Chef Orange -
My roommate and I are having an ongoing debate of butter vs. margarine. She was raised on it, and believes it to be healthier than eating actual butter. I was raised believing that real butter is the only way to go, and argue that the artifical ingridents are actually worse for you. What is your take?
All Buttered Up
I’m going to have to side with you on this one. Margarine is made by hydrogenating vegetable oils and adding artificial butter flavor. Basically, that means that manufacturers of margarine take regular old corn oil, process it with nickel, and then expose it to hydrogen gas under heat and pressure. The unsaturated vegetable oil fat molecules change shape and take on hydrogen to become artificially saturated. This allows the margarine to mimic butter, as saturated fats solidify at higher temperatures than unsaturated fats (i.e., in the refrigerator, not the freezer), and hold their shape at room temperature. The nickel is then strained out, having fulfilled its purpose as a catalyst to the reaction.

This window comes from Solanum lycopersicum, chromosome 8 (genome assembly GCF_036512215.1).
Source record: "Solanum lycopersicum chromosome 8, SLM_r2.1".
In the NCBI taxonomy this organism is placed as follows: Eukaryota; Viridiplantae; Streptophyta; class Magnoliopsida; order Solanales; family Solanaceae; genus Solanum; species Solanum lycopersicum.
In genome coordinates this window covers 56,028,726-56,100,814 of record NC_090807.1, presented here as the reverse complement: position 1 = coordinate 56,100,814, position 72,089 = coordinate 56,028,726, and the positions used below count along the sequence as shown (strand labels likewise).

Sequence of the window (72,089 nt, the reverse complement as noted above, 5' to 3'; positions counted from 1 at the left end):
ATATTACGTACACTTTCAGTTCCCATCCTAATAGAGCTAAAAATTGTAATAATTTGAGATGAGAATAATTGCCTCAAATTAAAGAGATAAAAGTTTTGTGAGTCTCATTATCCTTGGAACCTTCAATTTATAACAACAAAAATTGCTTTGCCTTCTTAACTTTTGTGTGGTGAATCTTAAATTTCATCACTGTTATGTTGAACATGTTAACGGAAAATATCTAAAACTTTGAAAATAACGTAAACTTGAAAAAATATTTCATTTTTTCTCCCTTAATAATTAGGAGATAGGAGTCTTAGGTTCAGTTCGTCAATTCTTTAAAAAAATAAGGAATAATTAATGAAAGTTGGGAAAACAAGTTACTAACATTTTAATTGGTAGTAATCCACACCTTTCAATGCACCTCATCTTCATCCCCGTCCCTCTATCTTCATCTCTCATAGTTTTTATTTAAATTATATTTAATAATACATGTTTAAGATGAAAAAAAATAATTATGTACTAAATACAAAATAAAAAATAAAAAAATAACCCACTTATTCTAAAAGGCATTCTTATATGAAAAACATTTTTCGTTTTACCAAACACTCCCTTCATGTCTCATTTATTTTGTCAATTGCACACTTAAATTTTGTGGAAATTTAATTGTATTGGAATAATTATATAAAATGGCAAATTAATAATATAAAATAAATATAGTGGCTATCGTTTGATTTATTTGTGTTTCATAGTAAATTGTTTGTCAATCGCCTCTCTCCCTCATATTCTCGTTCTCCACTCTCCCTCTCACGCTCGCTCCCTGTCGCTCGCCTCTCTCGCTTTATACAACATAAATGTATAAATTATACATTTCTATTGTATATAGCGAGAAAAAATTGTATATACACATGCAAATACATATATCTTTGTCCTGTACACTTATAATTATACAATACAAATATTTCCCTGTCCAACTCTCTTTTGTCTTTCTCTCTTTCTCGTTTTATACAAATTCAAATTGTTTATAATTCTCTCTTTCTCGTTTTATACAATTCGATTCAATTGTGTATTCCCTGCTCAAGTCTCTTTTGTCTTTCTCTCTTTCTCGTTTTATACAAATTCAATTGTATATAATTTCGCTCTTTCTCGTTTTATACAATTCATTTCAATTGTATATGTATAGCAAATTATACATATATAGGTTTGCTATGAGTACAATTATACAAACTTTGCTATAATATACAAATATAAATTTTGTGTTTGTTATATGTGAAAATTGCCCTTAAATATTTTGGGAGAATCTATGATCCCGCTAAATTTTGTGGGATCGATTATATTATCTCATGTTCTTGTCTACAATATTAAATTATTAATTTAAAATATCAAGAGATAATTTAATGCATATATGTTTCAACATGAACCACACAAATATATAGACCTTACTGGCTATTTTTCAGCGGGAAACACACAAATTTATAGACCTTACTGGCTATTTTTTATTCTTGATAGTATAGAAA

While it is true that the hydrogenation process mimics the saturated fat content of butter, I’d prefer my fat to be presented to me in its natural format: oil when oil is called for; butter when butter is called for. That’s a personal choice. Somewhat more troubling to me are the potential side effects of exposure to large quantities of artificial butter flavoring: the potential of serious health problems due to one of its key ingredients, diacetyl.